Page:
EGIS: Antwerp and Ostend Bruges Airport – A Tale of Two Airports
In 2011 the Flemish Government opened a tender, looking for companies to aid in the privatisation of the Antwerp and Ostend Bruges airports. EGIS responded to that tender, and in 2013 they were awarded the management of both airports.
It’s a role EGIS was well prepared for, as a French multinational company that is 75% owned by the Caisse des Dépôts Group, and 25% owned by EGIS management. But while both airports are run under the same company, and are based in the same country, they both have very different charms and challenges.
“Antwerp is, of course, a city airport. You have a neighbourhood that includes the port of Antwerp, which is an important port on a European and worldwide level. Around the port of Antwerp and the city of Antwerp there are 400 multinational companies trading in petrochemicals,” explains Marcel Buelens, the CEO of both airports. “There are companies such as BASF and Exxon, there are multinationals making products that need to be transported by boat, sea and air. You have of course the lady’s best friend in Antwerp, which is the diamond industry. You have a big fashion industry in Antwerp, trading a lot with the French and British fashion industry. And of course, you have the city itself, the second biggest city in Belgium with both airport and port being an economic pull for the country. We don’t do much cargo at Antwerp because of the length of the runway, but we do handle parts for ships in the port and Volvo car production, as well as medical charters for transplant organs. It’s not big, but it is important.”
Bruges meanwhile, might be somewhere you initially think of more as a tourist hotspot than a business hub, and to a certain extent, that’s true, as Buelens tells us, “With Bruges, one of our unique selling points is the city of Bruges itself. It receives 8 million visitors a year, of which 17% are British. The city of Bruges has been called the Venice of the North, and with Ostend only 30 km away, that means Bruges can practically say it has its own airport. For us it allows us to not only to sell to outgoing traffic but incoming traffic for the city, and over the last few seasons we’ve been promoting visiting Bruges through the city of Ostend.”
Beyond its appeal as a tourist attraction, however, Ostend Bruges Airport is also set to play a crucial role in the logistics of not just the country, but the entire continent.
“The uniqueness of Ostend Bruges airport, and we see this a lot now in the pre-Brexit discussions we’re having, is that people are looking for logistic ways to make sure products that are imported into the UK will arrive on time,” Buelens points out. “We’re a 24/7 airport, we can do traffic during the night. We have a runway that can receive and allow to take off the biggest aeroplanes in our industry. From a passenger standpoint that is under-utilised, but this year we have 25 to 26 destinations serving 450,000 passengers, which is not a lot. More and more passengers are discovering Ostend has a quick, easy-to-use airport.”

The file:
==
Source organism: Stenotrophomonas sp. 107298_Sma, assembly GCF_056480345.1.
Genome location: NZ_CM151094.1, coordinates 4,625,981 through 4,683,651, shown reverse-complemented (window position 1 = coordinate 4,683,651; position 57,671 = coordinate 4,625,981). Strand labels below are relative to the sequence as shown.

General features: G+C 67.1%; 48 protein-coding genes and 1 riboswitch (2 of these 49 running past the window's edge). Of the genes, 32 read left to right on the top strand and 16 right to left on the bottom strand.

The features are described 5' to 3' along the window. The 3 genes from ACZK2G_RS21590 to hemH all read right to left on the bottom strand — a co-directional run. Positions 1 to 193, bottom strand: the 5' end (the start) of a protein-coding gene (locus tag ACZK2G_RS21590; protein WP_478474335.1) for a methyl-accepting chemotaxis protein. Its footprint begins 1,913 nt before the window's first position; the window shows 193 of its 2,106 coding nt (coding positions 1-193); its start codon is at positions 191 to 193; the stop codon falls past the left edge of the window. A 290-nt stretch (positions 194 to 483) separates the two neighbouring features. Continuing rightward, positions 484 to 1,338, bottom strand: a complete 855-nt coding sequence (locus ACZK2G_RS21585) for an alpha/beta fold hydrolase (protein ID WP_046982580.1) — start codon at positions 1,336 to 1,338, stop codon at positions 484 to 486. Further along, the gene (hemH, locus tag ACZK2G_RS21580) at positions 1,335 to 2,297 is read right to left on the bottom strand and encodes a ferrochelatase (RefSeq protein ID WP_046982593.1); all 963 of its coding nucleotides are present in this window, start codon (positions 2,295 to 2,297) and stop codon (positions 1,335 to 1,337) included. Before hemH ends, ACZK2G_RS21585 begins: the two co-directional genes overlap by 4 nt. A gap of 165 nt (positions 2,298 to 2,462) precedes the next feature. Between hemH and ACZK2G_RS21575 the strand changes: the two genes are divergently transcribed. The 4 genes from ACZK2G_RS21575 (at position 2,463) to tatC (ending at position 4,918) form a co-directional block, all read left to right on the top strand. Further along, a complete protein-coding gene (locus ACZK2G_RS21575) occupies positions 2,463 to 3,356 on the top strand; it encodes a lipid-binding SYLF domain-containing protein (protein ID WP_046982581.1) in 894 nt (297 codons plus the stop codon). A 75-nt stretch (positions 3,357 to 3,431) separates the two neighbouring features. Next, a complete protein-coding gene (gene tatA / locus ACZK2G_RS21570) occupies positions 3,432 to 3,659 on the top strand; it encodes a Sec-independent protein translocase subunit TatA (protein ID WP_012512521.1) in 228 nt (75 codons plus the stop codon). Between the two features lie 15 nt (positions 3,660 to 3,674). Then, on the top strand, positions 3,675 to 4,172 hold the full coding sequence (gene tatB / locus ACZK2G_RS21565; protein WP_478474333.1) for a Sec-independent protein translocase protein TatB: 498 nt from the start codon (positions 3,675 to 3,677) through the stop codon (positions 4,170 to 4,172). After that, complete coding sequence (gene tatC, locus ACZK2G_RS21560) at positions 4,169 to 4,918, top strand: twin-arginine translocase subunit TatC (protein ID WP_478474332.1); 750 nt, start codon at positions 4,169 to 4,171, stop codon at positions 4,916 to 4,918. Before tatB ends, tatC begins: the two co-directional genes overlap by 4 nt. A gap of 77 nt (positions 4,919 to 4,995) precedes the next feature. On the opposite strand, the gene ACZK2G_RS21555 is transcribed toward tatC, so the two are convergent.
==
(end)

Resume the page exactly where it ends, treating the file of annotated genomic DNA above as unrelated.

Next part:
They’re also opening up Ostend’s airport into whole new market sectors, Buelens says, “A new activity we have started in the last two years is private and business aviation. We’ve built a brand-new terminal. It’s a very nice installation and we foresee growth in that sector.”
Buelens adds that it’s a sector that Antwerp Airport is also seeing activity in.
“Antwerp is comparable in size and capability to London City Airport. We have less activity but a developed business and private aviation industry with all the big names in business aviation being represented,” he says. “It’s safe to say that 80% of our activities are business and private aviation-related. We also have one of the biggest pilot schools in Antwerp (e.g. BAFA, EPC), and the passenger activity at Antwerp has tripled in the last four years.”
A Changing World
Having airports in two such very distinctive environments means EGIS has a unique perspective on the rapidly changing environment airports function in and how people’s priorities regarding them are changing.
Antwerp Airport, for instance, originally an airport just outside its host city, has come to find itself being absorbed as the city grows.
“The city has come to the airport,” Buelens says simply. “If you look at pictures from 25 years ago there were very few houses around the airport, but now it’s installed itself around the airport so managing social relations with our neighbours is one of the biggest challenges we have. What we will not do is expand the airport, it will operate within the perimeters it has today.”
Of course, that doesn’t mean the development of Antwerp airport is at an end. Far from it.
“We’re not physically expanding,” Buelens says. “We can still modernise the runway and upgrade it but we won’t extend it. We will extend the traffic that goes through the airport, all within the framework of our environmental licence. There are only so many movements we can do during the day, and at night the city airport is closed, but it can still be developed. We will have another record year this year, we can double the number of passengers but then we will have reached the maximum capacity that we will be able to operate.”
Ostend, meanwhile, has a very different looking future.
“Ostend is a 24/7 airport. We will develop that even further,” Buelens tells us. “We’re not creating a Dubai of the North Sea but on the three industries we’re aiming at passengers, freight and business and private charters, we will be able to develop the airport to a couple of million passengers.”